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2019

Testing is a critical component of your payment integration process across in-person, online, and mobile channels. To provide the best customer experience possible, everything within each transaction must work consistently to deliver fast, accurate, and secure payments.

 

Part of the value of working with Worldpay’s payment APIs is that we have several eCommerce testing and certification platforms that are optimized for different applications that your company may use.

 

Working With eCommerce Pre-Production

 

There are two testing environments available: Sandbox and Pre-Live. This article describes each environment, including how they are used and any roadblocks or issues that arise during the testing process.

 

Pre-Production Testing Environments

 

Pre-production testing environments include Sandbox and Pre-Live.

 

The Sandbox environment is a simulator to test your payment integration process. It has a basic interface that allows you to conduct functional level cnpAPI, Chargeback API, and the Merchant Provisioner API (V13 and above) message testing. While it’s typically used with cnpAPI Software Development Kits to gauge basic functionality, you can also test XML messages for the aforementioned three supported APIs.

 

You do not need a password to use the Sandbox. You can find it online at

 www.testvantivcnp.com/sandbox/communicator/online.

 

In terms of any limitations, it’s important to remember that the Sandbox is not made for testing full functionality. As a stateless simulator, there is no historical transactional data. Therefore, the Sandbox is not for certification or regression testing.

 

Next, the Pre-Live test environment is used for all merchant certification testing. It is recommended for new Worldpay eCommerce merchants that may be coding a direct XML integration for the first time. It is also applicable for existing Worldpay eCommerce merchants who want to include additional features or functionality as part of their XML integrations.

 

Although this testing environment provides a working version of the Worldpay production system, it operates using simulators rather than communicating directly with the card associations.

 

The Pre-Live environment gives you the ability to undertake self-provisioning of a basic test account through www.testvantivcnp.com/prelivemid. This account lets you submit most standard transaction types. However, you cannot test many of the Worldpay eCommerce Value Added Services (VAS).   

 

Other limitations include the number of merchants configured per organization. You’ll only be able to use as many as necessary to perform the required certification testing. Also, data retention is limited to 30 days.

  

Common Roadblocks

 

In terms of common roadblocks for Sandbox, this is primarily an independent testing environment where we do not get involved. This is because we do not have any logging  or merchant interactions within that environment.

 

For Pre-Live, common roadblocks include IPs that are not properly identified and are accessing these testing environments. Therefore, they are not white-listed, which prevents them from gaining access to the environment.

 

Additionally, using the incorrect URL/Credential/MID combination can create issues.  Each environment has its own URL to post transactions and XML credentials and MIDs.

 

Transactions and Response Codes

 

All testing environments include data you can use to test your transaction processes. This includes card numbers, expiration dates, and transaction amounts, which enables you to generate structured requests that match the required cnpAPI schema. Our Implementation Consultants will work with you to create and access your test account.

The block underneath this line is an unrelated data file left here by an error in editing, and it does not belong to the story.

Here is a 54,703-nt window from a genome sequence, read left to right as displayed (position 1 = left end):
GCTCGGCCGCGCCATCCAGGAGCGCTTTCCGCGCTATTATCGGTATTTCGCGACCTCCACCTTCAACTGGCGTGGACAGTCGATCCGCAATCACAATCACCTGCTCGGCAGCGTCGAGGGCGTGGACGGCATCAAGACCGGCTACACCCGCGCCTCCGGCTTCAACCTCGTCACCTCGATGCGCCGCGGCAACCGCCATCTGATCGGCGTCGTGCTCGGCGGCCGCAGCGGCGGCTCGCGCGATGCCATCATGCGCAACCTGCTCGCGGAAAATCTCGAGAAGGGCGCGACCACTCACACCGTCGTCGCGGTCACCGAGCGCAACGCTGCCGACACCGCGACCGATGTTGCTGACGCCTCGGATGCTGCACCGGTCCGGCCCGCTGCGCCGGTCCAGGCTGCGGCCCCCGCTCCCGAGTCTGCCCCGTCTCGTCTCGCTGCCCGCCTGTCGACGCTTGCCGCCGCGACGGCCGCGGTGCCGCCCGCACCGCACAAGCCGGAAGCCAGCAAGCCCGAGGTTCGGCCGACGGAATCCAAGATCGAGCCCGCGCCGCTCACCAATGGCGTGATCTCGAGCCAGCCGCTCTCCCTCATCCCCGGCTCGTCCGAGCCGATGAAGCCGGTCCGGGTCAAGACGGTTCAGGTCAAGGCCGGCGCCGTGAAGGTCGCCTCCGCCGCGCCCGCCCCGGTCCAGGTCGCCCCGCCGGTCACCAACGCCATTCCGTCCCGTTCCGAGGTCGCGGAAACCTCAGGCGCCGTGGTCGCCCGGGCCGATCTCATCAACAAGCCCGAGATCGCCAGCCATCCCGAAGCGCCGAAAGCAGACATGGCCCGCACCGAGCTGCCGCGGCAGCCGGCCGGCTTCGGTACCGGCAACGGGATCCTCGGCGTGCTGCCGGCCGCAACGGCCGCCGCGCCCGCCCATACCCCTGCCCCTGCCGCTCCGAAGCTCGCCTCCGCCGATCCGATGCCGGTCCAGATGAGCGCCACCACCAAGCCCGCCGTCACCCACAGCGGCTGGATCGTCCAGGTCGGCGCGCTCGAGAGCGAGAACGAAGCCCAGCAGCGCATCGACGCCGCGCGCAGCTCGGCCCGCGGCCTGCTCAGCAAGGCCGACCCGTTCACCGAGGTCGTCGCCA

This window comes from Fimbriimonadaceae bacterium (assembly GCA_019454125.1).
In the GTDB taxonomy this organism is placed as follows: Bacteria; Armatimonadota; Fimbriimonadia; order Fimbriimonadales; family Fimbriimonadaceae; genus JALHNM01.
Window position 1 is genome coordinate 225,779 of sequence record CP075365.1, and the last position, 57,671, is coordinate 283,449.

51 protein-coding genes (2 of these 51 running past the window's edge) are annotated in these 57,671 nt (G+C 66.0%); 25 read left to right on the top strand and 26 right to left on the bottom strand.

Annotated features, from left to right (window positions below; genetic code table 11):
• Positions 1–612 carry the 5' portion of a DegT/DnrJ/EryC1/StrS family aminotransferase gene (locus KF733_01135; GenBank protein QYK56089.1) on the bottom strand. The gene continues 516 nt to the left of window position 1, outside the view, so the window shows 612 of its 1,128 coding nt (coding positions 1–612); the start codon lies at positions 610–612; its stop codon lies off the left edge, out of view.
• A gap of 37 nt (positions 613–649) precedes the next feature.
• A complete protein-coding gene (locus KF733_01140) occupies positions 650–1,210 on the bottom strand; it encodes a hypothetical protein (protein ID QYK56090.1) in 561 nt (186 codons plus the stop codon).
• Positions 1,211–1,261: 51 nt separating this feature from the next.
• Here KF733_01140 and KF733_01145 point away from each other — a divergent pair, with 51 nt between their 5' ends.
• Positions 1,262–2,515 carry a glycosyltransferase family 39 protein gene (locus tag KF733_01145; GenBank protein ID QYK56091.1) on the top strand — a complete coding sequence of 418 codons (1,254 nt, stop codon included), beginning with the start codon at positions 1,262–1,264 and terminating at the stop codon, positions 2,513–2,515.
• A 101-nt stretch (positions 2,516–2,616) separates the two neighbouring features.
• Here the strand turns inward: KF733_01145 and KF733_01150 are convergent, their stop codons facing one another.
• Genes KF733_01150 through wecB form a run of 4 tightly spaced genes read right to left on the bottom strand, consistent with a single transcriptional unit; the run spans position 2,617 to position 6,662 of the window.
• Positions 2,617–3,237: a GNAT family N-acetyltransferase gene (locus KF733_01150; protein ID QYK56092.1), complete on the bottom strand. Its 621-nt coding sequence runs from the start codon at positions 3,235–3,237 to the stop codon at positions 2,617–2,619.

Remember that it is important to determine which transaction types you will use according to your business needs before you begin using the aforementioned testing environments. Basic transaction types include Authorization, Capture, Sale, Credit, and Void. However, there are others to consider. For example, if you offer Direct Debits as a alternate payment method, there will be specific certification tests. Or, if you use the Insights feature set, there are more Authorization tests to undertake. 

 

For example, you’ll want to test authorization as part of a payment. This Includes AVS Only, Capture, Credit, Sale, and Void Transactions. Just related to authorization testing, there are 26 data sets you can use. There are standard authorization tests as well as those for partial authorization, prepaid indicator, affluence indicator, and declined or duplicate transactions.

 

You can also opt to receive information like the issuer country for the card that will help you detect any potential fraud and verify the origin for the purchase. Response elements will send back messages like approved or declined, the type of payment like prepaid, available balance, and approved amount.

 

There are other test transactions, such as reversal transactions, direct debit transactions, token transactions, and query transactions. Processing tests include stored credentials and online duplicate transaction. You’ll also be able to test for refund authorization.

 

Numerous optional tests provide a way to customize the payment testing environment to your business needs. For example, you can test address responses, international cards, security code no-match, tax billing, recurring payments, advanced fraud tools, and convenience fees. Other test address specific alternative payment transactions like gift cards, MasterPass, Apple Pay and Google Pay

 

Learn More

 

dayo

What does TDD mean to us?

Posted by dayo Jul 25, 2019

Global companies rarely get to write software from scratch, reappraising existing code, methods and assumptions before deciding whether or not to apply them. Access Worldpay provided such an opportunity and the team seized the chance to refresh their approach by embedding test-driven development into their work. Two years on, we asked two engineers for their views.

 

Most software engineers recognize test-driven development (TDD) as best-in-class methodology, and within smaller businesses, it has become standard practice. However, large organizations can struggle to embrace it, partly because of roadblocks caused by legacy software.